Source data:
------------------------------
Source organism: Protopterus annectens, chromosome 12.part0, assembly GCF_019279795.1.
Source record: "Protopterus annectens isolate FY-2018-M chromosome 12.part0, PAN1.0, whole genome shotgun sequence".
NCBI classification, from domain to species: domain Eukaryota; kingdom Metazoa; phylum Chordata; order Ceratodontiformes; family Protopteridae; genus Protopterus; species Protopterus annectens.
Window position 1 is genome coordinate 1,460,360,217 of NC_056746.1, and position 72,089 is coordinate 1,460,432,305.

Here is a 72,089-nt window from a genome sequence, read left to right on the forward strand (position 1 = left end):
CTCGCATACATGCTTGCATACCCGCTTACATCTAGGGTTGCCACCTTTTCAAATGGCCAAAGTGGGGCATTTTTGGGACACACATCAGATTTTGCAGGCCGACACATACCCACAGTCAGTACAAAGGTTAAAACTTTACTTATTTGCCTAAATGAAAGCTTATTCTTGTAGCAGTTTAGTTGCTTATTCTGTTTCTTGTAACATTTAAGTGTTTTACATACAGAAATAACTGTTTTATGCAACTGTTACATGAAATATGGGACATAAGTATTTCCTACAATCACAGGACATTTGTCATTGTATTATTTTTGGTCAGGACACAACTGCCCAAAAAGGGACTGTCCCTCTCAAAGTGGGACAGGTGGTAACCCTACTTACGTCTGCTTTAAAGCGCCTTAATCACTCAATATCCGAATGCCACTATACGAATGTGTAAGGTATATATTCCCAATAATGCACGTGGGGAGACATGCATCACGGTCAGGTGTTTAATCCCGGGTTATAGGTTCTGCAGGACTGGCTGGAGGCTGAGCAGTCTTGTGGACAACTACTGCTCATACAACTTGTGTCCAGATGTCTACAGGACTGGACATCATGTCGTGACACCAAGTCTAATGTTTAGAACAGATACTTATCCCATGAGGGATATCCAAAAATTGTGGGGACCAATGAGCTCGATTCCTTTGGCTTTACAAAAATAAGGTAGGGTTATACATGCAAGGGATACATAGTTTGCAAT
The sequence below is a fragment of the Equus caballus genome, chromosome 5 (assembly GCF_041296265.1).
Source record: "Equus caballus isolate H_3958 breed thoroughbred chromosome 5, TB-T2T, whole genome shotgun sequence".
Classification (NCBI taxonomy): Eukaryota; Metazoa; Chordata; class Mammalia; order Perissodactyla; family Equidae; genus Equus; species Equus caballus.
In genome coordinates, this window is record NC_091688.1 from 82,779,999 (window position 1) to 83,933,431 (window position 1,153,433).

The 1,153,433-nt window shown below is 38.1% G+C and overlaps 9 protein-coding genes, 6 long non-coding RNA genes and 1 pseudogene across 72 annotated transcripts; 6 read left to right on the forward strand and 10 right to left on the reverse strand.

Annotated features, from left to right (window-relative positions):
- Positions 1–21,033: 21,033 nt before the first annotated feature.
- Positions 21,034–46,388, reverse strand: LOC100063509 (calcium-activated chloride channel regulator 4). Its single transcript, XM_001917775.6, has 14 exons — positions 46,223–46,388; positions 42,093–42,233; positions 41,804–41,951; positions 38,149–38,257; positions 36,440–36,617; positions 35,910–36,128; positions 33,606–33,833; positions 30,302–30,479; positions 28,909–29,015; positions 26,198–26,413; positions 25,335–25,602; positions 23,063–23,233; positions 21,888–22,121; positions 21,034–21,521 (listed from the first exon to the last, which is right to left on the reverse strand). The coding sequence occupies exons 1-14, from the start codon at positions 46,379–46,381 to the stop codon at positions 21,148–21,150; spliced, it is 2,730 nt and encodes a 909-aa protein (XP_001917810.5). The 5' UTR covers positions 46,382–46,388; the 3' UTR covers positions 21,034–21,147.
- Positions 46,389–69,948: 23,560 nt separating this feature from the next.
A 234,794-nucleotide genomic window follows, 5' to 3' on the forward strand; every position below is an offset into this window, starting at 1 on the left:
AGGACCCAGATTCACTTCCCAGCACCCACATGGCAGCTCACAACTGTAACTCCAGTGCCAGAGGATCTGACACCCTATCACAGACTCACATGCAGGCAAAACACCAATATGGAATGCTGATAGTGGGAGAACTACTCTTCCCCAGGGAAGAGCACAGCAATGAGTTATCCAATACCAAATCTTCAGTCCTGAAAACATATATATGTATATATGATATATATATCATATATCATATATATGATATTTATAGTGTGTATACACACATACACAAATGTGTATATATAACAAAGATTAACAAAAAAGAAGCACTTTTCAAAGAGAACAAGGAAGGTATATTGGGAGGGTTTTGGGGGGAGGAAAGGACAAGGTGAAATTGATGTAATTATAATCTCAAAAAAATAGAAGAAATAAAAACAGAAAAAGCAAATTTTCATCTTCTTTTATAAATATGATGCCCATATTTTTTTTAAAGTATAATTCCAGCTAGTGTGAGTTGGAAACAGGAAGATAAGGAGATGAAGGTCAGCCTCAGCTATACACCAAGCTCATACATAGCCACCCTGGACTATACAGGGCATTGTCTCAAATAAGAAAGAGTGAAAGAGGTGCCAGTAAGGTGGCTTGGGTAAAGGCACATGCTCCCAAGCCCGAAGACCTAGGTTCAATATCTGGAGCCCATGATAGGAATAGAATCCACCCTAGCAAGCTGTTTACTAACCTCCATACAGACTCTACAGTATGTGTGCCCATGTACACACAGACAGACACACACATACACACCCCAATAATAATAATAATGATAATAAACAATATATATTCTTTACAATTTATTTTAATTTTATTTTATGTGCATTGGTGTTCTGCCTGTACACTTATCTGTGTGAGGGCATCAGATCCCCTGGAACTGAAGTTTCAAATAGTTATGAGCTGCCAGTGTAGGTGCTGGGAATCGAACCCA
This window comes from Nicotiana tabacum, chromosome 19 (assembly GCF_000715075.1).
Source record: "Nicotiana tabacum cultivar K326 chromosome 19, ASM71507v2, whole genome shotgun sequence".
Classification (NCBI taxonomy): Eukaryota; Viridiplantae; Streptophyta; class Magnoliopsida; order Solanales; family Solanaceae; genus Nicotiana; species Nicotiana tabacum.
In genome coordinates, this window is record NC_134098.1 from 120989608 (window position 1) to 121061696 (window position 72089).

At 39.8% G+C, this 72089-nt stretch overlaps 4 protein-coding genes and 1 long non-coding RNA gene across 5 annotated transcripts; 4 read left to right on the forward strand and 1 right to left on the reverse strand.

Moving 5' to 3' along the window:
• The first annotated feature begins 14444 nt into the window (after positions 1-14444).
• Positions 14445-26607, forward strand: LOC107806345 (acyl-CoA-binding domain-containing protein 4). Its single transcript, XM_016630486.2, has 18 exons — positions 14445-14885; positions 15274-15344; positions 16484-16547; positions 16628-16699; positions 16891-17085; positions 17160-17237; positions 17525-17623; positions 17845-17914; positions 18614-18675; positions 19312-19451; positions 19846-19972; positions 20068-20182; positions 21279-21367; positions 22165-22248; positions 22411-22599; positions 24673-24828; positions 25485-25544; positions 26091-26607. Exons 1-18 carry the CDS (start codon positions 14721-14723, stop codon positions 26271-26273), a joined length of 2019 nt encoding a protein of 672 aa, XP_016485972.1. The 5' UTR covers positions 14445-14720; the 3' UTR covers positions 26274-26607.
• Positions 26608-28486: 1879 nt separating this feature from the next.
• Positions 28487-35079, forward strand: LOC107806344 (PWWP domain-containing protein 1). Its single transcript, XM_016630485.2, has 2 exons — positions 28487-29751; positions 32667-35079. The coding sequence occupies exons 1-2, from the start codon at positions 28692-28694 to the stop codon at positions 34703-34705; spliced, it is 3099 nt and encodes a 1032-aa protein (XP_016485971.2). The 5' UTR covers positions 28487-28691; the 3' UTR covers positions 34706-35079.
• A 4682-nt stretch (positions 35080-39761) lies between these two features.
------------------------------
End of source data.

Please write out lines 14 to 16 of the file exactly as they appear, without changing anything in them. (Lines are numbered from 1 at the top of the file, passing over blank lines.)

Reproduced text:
- Positions 21,034–46,388, reverse strand: LOC100063509 (calcium-activated chloride channel regulator 4). Its single transcript, XM_001917775.6, has 14 exons — positions 46,223–46,388; positions 42,093–42,233; positions 41,804–41,951; positions 38,149–38,257; positions 36,440–36,617; positions 35,910–36,128; positions 33,606–33,833; positions 30,302–30,479; positions 28,909–29,015; positions 26,198–26,413; positions 25,335–25,602; positions 23,063–23,233; positions 21,888–22,121; positions 21,034–21,521 (listed from the first exon to the last, which is right to left on the reverse strand). The coding sequence occupies exons 1-14, from the start codon at positions 46,379–46,381 to the stop codon at positions 21,148–21,150; spliced, it is 2,730 nt and encodes a 909-aa protein (XP_001917810.5). The 5' UTR covers positions 46,382–46,388; the 3' UTR covers positions 21,034–21,147.
- Positions 46,389–69,948: 23,560 nt separating this feature from the next.
A 234,794-nucleotide genomic window follows, 5' to 3' on the forward strand; every position below is an offset into this window, starting at 1 on the left: